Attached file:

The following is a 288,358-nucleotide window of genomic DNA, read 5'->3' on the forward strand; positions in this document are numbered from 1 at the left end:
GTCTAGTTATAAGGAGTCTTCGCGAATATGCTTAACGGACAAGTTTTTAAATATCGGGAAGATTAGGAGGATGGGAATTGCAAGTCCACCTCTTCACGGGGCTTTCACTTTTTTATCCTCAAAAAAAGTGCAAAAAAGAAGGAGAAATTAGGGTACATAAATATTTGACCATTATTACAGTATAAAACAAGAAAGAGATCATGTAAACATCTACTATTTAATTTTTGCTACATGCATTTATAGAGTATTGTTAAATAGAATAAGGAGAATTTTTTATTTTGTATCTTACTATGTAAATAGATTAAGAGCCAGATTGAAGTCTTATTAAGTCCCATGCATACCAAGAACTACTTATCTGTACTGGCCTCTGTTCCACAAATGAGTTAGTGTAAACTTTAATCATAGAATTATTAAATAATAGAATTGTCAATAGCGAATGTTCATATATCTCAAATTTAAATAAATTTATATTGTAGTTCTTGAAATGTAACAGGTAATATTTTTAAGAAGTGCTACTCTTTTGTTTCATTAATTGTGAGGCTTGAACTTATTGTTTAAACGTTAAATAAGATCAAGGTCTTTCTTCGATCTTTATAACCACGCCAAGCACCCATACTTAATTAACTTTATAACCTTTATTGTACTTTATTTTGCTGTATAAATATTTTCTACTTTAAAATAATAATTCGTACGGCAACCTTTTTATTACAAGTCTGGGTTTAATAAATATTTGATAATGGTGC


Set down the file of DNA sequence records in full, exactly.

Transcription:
The following is a 288,358-nucleotide window of genomic DNA, read 5'->3' on the forward strand; positions in this document are numbered from 1 at the left end:
GTCTAGTTATAAGGAGTCTTCGCGAATATGCTTAACGGACAAGTTTTTAAATATCGGGAAGATTAGGAGGATGGGAATTGCAAGTCCACCTCTTCACGGGGCTTTCACTTTTTTATCCTCAAAAAAAGTGCAAAAAAGAAGGAGAAATTAGGGTACATAAATATTTGACCATTATTACAGTATAAAACAAGAAAGAGATCATGTAAACATCTACTATTTAATTTTTGCTACATGCATTTATAGAGTATTGTTAAATAGAATAAGGAGAATTTTTTATTTTGTATCTTACTATGTAAATAGATTAAGAGCCAGATTGAAGTCTTATTAAGTCCCATGCATACCAAGAACTACTTATCTGTACTGGCCTCTGTTCCACAAATGAGTTAGTGTAAACTTTAATCATAGAATTATTAAATAATAGAATTGTCAATAGCGAATGTTCATATATCTCAAATTTAAATAAATTTATATTGTAGTTCTTGAAATGTAACAGGTAATATTTTTAAGAAGTGCTACTCTTTTGTTTCATTAATTGTGAGGCTTGAACTTATTGTTTAAACGTTAAATAAGATCAAGGTCTTTCTTCGATCTTTATAACCACGCCAAGCACCCATACTTAATTAACTTTATAACCTTTATTGTACTTTATTTTGCTGTATAAATATTTTCTACTTTAAAATAATAATTCGTACGGCAACCTTTTTATTACAAGTCTGGGTTTAATAAATATTTGATAATGGTGC